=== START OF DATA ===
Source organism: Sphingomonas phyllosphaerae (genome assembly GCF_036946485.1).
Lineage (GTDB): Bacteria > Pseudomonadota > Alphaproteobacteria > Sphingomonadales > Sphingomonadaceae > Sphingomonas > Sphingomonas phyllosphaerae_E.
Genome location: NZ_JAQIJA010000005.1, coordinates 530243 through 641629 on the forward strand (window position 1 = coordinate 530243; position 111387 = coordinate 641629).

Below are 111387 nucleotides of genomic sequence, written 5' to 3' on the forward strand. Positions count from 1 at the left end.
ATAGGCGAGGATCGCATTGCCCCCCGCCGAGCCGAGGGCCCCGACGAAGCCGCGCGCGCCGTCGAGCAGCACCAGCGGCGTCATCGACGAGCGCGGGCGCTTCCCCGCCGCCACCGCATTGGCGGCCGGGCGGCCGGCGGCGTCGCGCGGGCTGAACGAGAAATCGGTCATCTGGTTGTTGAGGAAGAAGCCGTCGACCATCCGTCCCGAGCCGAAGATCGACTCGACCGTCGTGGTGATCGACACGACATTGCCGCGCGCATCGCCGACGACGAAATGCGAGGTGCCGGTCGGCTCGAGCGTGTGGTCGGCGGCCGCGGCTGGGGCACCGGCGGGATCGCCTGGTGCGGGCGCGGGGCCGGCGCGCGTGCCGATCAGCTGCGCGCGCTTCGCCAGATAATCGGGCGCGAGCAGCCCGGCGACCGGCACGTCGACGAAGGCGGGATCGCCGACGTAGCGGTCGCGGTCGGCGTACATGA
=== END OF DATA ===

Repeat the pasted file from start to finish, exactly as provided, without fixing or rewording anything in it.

Source organism: Sphingomonas phyllosphaerae (genome assembly GCF_036946485.1).
Lineage (GTDB): Bacteria > Pseudomonadota > Alphaproteobacteria > Sphingomonadales > Sphingomonadaceae > Sphingomonas > Sphingomonas phyllosphaerae_E.
Genome location: NZ_JAQIJA010000005.1, coordinates 530243 through 641629 on the forward strand (window position 1 = coordinate 530243; position 111387 = coordinate 641629).

Below are 111387 nucleotides of genomic sequence, written 5' to 3' on the forward strand. Positions count from 1 at the left end.
ATAGGCGAGGATCGCATTGCCCCCCGCCGAGCCGAGGGCCCCGACGAAGCCGCGCGCGCCGTCGAGCAGCACCAGCGGCGTCATCGACGAGCGCGGGCGCTTCCCCGCCGCCACCGCATTGGCGGCCGGGCGGCCGGCGGCGTCGCGCGGGCTGAACGAGAAATCGGTCATCTGGTTGTTGAGGAAGAAGCCGTCGACCATCCGTCCCGAGCCGAAGATCGACTCGACCGTCGTGGTGATCGACACGACATTGCCGCGCGCATCGCCGACGACGAAATGCGAGGTGCCGGTCGGCTCGAGCGTGTGGTCGGCGGCCGCGGCTGGGGCACCGGCGGGATCGCCTGGTGCGGGCGCGGGGCCGGCGCGCGTGCCGATCAGCTGCGCGCGCTTCGCCAGATAATCGGGCGCGAGCAGCCCGGCGACCGGCACGTCGACGAAGGCGGGATCGCCGACGTAGCGGTCGCGGTCGGCGTACATGA